- Costs of getting to/from airport: and spending money for while you are in transit. Depending on the route you take to England, these costs can really add up. Just make sure you plan for it, so arriving in a new country is a pleasant adventure not an exhausting challenge.
- Luggage: Perhaps you need new backpack to facilitate a summer of European adventures? Or maybe you just want to take a lot of things over to England with you? Beware of trying to to take too much on your flight as excess baggage costs can be eye-watering – it’s usually to send a package of, say, winter clothes from home than to replace them all in the UK, or to bring them over on the flight with you when you first set off.
How much money will I need when I get to the UK?
Next you need to think about how much money you want for cost of living once you’re there.
If you have already lined up a job with Teach In before you leave, then you’ll need enough to cover your expenses until you start working. If you are heading over with no job to go to, it makes sense to budget a little extra, in case it takes you longer than anticipated to find work.
- You’ll need some spending money for any travel you do prior to commencing work. If you fancy a quick weekend in Paris to celebrate your arrival, you could get a return Eurostar ticket to Paris, Bruges, Brussels or Lille for under £100, and under £100 for a double room in a budget hotel once you’re there (or much, much less for a dorm bed in a youth hostel).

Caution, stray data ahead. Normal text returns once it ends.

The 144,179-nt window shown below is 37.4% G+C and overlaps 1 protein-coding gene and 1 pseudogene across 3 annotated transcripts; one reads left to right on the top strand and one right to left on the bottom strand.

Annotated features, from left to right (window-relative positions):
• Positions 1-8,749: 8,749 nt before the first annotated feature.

- Your first month’s rent (anywhere between £350- £750 depending on where and how you choose to live)
- Some money for bond (usually approximately whole month’s rent)
All other costs are really up to you depending on how you want to spend your time in the UK. With Europe right on your doorstep you may want to take some extra cash for travel. Or if you’re really in the arts set aside some money for all of London’s theatres with their musicals, plays and concerts. Or you may want to catch a game of football (yes, we’re talking about soccer).
In terms of everyday costs of living, how much you spend on things like groceries, wine, clothes and entertainment really depends on you.
You can compare how much you would spend on groceries in the UK v at home, by doing a mock shop of your usual items at Asda, Tesco or one of the many other UK supermarket chains, to give you an idea of how much you should set aside for these costs in your first few weeks before your pay starts rolling in.
So all in all, before you move to the UK you’re going to need potentially $3,000 to $4,000 for the cost of your visa and health care. Once you’re there you might want to have $2000 available to cover rent, bills and bond. Finally, you’ll want spending money and at the end of the day that amount is totally your prerogative!
What about tipping?
Tipping is not compulsory in the UK, but it is increasingly becoming part of the culture.
In restaurants, the usual amount to tip is around 10% for anywhere with table service, including pubs and bars (no tip is expected if you order and pay and the bar). 15% for smarter restaurants.
In taxis, the usual amount to tip is 10%, or rounded up to the nearest pound.